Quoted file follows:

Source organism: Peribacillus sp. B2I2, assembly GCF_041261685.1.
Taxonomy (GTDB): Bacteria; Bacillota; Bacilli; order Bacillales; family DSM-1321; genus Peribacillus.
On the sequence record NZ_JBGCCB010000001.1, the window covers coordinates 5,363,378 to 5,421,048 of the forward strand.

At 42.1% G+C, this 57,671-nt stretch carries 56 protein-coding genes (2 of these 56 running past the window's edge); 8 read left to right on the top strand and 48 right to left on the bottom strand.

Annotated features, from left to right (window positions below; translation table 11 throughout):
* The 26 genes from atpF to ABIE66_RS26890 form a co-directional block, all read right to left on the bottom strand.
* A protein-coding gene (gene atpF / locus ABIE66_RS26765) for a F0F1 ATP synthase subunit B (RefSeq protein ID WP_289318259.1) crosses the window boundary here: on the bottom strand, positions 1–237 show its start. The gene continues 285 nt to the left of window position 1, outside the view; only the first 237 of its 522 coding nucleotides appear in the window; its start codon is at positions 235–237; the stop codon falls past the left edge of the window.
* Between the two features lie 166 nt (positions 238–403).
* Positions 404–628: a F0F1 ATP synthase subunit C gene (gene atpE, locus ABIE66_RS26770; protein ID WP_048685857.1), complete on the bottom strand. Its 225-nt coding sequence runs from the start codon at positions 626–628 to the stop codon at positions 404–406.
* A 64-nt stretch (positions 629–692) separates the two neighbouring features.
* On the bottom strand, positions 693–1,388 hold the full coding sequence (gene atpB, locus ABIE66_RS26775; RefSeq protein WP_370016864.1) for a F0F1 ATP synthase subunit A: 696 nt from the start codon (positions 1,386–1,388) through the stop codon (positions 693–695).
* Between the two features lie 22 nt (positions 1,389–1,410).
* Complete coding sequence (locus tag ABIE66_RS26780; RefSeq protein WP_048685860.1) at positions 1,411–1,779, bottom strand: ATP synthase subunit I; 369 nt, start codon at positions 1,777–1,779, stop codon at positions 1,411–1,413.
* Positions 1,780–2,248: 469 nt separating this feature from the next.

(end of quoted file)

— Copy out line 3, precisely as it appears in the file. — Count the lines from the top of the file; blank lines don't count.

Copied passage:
On the sequence record NZ_JBGCCB010000001.1, the window covers coordinates 5,363,378 to 5,421,048 of the forward strand.